“It’s a privileged place to work; it’s as simple as that,” says Tony Fitzgerald, the Principal and CEO of Mater Dei School in Camden, New South Wales.
BY Stephanie Thomas
In 2009, after 25 years at St Gregory’s College, Campbelltown, the last five as Deputy Headmaster, Tony Fitzgerald began to consider the possibility of other leadership positions. When Tony first saw the ad for the principal’s position at Mater Dei School in Camden, he didn’t give it much thought. But then he received two phone calls from friends strongly encouraging him to apply.
For the next few weeks Tony spent time in serious thought. Once he made the decision to apply, he stopped looking for other positions. “There was nothing else I wanted to do,” he explains.
It’s 18 months since Tony started as the Principal and CEO of Mater Dei School and it is quite clear he has no regrets. “It’s a privileged place to work; it’s as simple as that,” he says.
“It teaches you more about yourself. It teaches you about life, it teaches you about life’s priorities, it teaches you about hardship, and it teaches you about joy as well.”
Based in the Macarthur region of NSW, Mater Dei was established as a special school by the Good Samaritan Sisters in 1957. Now the school provides early intervention therapy services, and education and residential programs for babies, children and young people with an intellectual disability or developmental delay.
The school program, the largest part of the Mater Dei operation, supports about 140 students from Kindergarten to Year 12 who have been assessed with a mild to moderate cognitive disability as their main disability. But according to Tony, many students would nearly always have associated disabilities.
At Mater Dei, the primary school program is based on the NSW Board of Studies Syllabus, while secondary students participate in a life skills program. By the end of Year 10 and Year 12, the students receive either a School Certificate (Life Skills) or a Higher School Certificate (Life Skills).
Despite a growing need in the community, Tony says there are very few schools like Mater Dei, especially ones that cater for K-12 students. Over the past 10 to 15 years, there has been a trend to include students with a disability in mainstream schools. However, Tony believes there is evidence to suggest the pendulum might be swinging back a little because of an increasing diagnosis of disability.
He explains: “The demand for places in mainstream schools for children with disabilities, particularly autism, has increased, and as that has increased [schools have] been able to take fewer students who have more significant needs. And so there becomes a greater need for schools like Mater Dei”.
To support this claim, Tony refers to the most recent enrolment process at Mater Dei where he received 38 or 39 applications for only 10 positions. “Most of the 38 or 39 who applied would be legitimate applications for a school like Mater Dei. It’s traumatic because where do they go?”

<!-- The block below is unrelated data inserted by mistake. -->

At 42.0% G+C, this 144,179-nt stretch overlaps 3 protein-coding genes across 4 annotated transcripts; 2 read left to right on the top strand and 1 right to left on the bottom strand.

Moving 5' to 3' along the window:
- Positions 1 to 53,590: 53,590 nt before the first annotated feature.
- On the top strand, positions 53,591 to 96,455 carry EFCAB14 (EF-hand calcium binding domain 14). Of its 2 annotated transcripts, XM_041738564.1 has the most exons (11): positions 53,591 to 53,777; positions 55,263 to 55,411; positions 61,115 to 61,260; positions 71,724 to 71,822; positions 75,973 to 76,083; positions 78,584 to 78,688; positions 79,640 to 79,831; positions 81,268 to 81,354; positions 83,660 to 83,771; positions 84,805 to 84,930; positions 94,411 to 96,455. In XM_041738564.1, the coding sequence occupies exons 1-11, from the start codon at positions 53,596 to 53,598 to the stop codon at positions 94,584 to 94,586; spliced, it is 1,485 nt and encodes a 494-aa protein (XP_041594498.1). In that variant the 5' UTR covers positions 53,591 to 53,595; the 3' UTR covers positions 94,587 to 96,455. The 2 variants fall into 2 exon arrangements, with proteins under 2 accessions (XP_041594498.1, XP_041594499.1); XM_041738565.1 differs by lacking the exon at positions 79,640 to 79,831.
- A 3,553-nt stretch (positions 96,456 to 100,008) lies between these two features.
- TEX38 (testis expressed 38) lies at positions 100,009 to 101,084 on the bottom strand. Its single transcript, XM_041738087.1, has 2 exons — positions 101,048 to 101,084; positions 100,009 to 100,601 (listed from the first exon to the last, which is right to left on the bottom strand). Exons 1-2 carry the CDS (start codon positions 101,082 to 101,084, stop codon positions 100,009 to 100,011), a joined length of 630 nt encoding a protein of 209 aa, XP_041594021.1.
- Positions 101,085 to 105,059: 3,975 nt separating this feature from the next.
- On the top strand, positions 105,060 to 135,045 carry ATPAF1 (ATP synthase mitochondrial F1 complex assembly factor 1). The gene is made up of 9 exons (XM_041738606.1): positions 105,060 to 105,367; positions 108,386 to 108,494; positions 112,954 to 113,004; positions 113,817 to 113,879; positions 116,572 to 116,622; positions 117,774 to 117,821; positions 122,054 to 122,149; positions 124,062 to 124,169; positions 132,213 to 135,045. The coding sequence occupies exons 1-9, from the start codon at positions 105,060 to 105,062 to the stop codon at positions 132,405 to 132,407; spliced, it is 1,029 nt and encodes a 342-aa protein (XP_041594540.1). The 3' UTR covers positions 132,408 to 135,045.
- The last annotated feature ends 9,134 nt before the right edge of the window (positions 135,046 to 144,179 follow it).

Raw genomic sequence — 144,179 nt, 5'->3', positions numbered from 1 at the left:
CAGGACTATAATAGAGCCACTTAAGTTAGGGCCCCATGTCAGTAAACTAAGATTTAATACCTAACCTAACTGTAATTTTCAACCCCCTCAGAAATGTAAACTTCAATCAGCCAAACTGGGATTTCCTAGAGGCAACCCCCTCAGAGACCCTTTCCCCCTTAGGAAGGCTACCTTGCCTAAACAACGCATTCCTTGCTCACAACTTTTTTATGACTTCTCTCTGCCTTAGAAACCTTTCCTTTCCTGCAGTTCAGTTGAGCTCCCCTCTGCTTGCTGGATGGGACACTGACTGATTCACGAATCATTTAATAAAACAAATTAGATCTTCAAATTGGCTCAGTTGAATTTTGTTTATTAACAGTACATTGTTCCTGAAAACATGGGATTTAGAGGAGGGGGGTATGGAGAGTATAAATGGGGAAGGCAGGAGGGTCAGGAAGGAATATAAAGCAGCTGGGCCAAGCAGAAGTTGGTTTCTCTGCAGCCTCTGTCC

Tony believes the offer of enrolment at a place like Mater Dei is “like gold”. “It’s the best time of life… for the children and their families because they are in a secure environment where they are loved and cared for and nurtured, but also taught.”
Such is the allure of Mater Dei that many families are prepared to relocate to the Camden area to secure a place for their child at the school. “They’d pick up everything; they’d move the family, the job, the house if they were offered a place at Mater Dei,” says Tony.
One of the most significant differences between Tony’s experience at mainstream schools and Mater Dei is the level of community support. “It is an absolute blessing,” he says.
“There’s great affection and a high degree of ownership of Mater Dei in the community, not only the local community and the local Catholic community, but in particular the Good Sam community.”
Tony is relatively new to the Good Samaritan Sisters but it hasn’t taken him long to feel at home with their spirituality.
“If you asked me to choose a word to describe the experience of working with the Good Sams in the Benedictine tradition, I’d say ‘authentic’. The gap between the spirituality and the lifestyle is narrow.
“I just find them inspiring women because they are women of conviction, integrity, intelligence, but with an extraordinary capacity for hospitality that is inclusive and nurturing. I felt that from almost the minute that I was appointed.”
For Tony, a challenging aspect of his work at Mater Dei is the extent to which he responds to the individual needs of 140 children and their families.
“If I don’t take the opportunity to make a difference in the lives of these children and families who does?” he asks.